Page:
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The Story of Roland by  James Baldwin


 

 

HOW REINOLD FARED TO CATHAY

[211] YOU are curious to know how it happened that Reinold of Montalban had been entrapped in the castle of Forgetfulness to be liberated just in time to carry aid to the distressed Albraccans? I will tell you.

When the Princess Angelica returned to her father's dwelling, after that fateful day in the wood of Ardennes, she could not forget the noble form and bearing of the hero of Montalban, as he had appeared to her when she last saw him by the fountain of Merlin. So she ordered that Malagis the wizard should be freed from his dungeon beneath the sea, and brought into her presence. The little old man, very glad to see the light of day once more, bowed reverently to the princess, and humbly waited for her to speak.

"Knowest thou the French knight who is called Reinold of Montalban?" asked she.

"I do, most worthy lady," was the wizard's answer. "He is my cousin and my dearest friend."

"Listen, then," said the princess. "If thou wilt promise to bring this noble knight, by fair means or [212] by foul, to Cathay, thou shalt have thy freedom, thy book, and thy wizard's ring."

The old man bowed low, and promised. He would have hazarded his soul for those things. He took his book and his ring, and without a day's delay hastened to return to France.

"Where hast thou been, wise cousin?" asked Reinold, as the dwarf bowed himself into his chamber.

"Only across the sea," was the answer.

"And what didst thou find across the sea?"

"A very great treasure, but it is guarded by a dragon so fierce and wakeful that I dared not go near it. Men say that this treasure has lain there for ages, waiting the coming of a hero brave enough to face the dragon, and strong enough to slay him. Methought that my cousin, Reinold of Montalban, might be that hero."

Very cunning were the wizard's words, and it was not hard for him to persuade Reinold to go in quest of the treasure. A ship with sails all set, impatient for the wind, awaited the knight as he rode down to the seashore. He stepped aboard, leading the horse Bayard behind him. A light breeze sprang up: the sails filled, and the ship sped gayly on its way across the sea. There was no one on board save Reinold and his steed; but the wizard had assured him that the ship needed neither pilot nor oarsman, and that it would sail straight to the shore where the treasure lay under the watchful eyes of the dragon. Two days the little vessel sped over the waves like a thing of life; nor did Reinold [213] once doubt that the end of the voyage would be as the wizard had said. On the third day he came to a long, low shore and a goodly island, which seemed to be one large garden adorned and beautified with every thing that is pleasant to the sight. Close by the shore was a wondrous castle, the fairest that Reinold had ever seen. It was built of marble so white and clear that the walls seemed like great mirrors in which were painted the garden, the sea, and the sky. As the boat touched the shore, three ladies, handsome as fairies, came out of the castle, and greeted the knight.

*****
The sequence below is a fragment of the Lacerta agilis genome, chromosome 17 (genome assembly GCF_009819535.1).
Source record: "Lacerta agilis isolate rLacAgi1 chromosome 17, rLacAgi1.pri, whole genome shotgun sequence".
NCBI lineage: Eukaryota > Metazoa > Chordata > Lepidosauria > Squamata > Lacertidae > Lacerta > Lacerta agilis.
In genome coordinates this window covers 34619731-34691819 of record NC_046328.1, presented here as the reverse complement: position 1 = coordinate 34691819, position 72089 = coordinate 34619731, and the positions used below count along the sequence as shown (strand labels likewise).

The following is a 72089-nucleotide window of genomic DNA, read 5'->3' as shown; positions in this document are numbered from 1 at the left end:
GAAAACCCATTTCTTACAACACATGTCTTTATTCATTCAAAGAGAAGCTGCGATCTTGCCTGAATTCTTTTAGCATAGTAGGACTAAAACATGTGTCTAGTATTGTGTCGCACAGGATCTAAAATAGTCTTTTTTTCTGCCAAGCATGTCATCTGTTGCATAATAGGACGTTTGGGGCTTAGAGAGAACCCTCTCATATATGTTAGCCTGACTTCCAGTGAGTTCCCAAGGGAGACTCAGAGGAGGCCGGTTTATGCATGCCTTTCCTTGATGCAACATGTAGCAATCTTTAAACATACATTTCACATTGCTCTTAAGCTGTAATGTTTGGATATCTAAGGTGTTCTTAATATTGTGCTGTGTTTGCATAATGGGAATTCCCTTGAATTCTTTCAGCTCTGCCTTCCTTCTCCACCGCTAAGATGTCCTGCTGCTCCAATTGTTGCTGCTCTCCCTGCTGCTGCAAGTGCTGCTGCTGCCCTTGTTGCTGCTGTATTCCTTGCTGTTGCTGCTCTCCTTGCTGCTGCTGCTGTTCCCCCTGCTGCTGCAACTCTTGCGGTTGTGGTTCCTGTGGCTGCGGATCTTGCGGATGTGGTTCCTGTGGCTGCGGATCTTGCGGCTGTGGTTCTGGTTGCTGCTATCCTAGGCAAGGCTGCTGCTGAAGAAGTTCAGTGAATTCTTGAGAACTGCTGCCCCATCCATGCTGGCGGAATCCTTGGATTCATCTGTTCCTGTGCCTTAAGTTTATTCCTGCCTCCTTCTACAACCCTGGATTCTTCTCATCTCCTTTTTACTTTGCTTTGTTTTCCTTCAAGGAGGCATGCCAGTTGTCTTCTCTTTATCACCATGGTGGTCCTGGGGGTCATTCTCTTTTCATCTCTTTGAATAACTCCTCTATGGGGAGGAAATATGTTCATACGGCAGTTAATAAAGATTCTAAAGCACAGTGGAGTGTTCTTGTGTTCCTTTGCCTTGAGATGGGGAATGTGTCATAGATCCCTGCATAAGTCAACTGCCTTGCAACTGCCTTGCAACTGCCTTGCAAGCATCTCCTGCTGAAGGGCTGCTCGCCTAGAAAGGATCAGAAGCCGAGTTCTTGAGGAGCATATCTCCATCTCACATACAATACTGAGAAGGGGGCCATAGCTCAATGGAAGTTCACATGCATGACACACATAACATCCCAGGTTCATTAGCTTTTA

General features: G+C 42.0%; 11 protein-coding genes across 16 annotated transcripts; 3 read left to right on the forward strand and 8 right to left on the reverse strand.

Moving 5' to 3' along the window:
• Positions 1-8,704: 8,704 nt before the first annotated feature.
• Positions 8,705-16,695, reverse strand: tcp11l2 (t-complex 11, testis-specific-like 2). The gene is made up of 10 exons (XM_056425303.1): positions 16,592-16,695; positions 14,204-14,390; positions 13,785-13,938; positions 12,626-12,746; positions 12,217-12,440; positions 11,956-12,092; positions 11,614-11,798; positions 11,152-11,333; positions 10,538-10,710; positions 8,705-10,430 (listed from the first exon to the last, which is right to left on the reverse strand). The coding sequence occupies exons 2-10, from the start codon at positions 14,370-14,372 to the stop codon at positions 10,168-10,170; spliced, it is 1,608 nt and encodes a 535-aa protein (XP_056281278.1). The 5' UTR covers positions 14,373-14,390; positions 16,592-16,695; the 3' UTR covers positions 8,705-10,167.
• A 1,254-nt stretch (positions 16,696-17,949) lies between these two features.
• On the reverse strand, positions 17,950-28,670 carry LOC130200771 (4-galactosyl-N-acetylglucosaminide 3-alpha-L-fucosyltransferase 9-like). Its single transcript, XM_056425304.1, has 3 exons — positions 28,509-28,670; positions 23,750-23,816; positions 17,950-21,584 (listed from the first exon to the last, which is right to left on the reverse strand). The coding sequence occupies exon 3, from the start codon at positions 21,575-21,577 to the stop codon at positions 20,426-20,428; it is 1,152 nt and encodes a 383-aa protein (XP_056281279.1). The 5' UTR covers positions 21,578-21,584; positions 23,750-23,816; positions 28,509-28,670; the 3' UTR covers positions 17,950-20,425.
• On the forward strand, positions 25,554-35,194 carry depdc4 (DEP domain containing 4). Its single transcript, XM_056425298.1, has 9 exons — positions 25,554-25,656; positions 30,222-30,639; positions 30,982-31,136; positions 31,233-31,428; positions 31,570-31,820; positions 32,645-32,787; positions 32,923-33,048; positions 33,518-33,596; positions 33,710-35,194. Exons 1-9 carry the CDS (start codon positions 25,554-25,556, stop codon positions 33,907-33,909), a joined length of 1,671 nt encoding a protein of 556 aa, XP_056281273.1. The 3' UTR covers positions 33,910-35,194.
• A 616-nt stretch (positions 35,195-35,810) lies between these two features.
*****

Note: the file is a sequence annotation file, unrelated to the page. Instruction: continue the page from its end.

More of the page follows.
"Welcome, brave hero!" said they. "Welcome to Joyous Castle! Welcome in the name of our queen, Angelica of Cathay!"

Reinold heard the name of the fair princess with loathing. He remembered her only as she had seemed to him after he had drunk from the mystic waters of Merlin's fountain. He thought of an old witch, haggard and toothless and crippled, blear-eyed and gray, mumbling her weird spells, and muttering curses. Such to him was Angelica of Cathay. How he hated and loathed her! He turned him about in the ship, and would not look at the fairy palace and the gardens, which were said to be hers. The breeze again filled the sails, and the little bark left the shore, and the marble towers of Joyous Castle were soon out of sight. And a great storm arose on the sea, and the waves ran mountain high, and the ship was at the mercy of the winds. A dark night came on, and Reinold was in fearful peril [214] but he stood calmly at the helm, and cared not at all for the danger. In the morning the vessel ran upon a wild, rock-bound shore, and was dashed in pieces by the waves; but the hero and his horse escaped with great difficulty by swimming to the land.

The country in which Reinold now found himself was covered with a dark forest, where the owls hooted dismally, and the wolves howled, and the goblins of the wood held high carnival. As he made his way through the dense underbrush, and among the dead and decaying trees, he espied a low-built, gloomy castle standing in the middle of a marsh. He rode up to the gate, and called out loudly to the warder to open and let him in. For a time there was no answer; and, indeed, no sign or sound of life did he hear. Then, suddenly, there was a rattling of chains and a ringing of iron bars; and the gate flew open, and four giants rushed out upon the knight. Before he could draw his sword, or in the least defend himself, he was dragged from his horse, and bound with iron chains, and carried into the courtyard.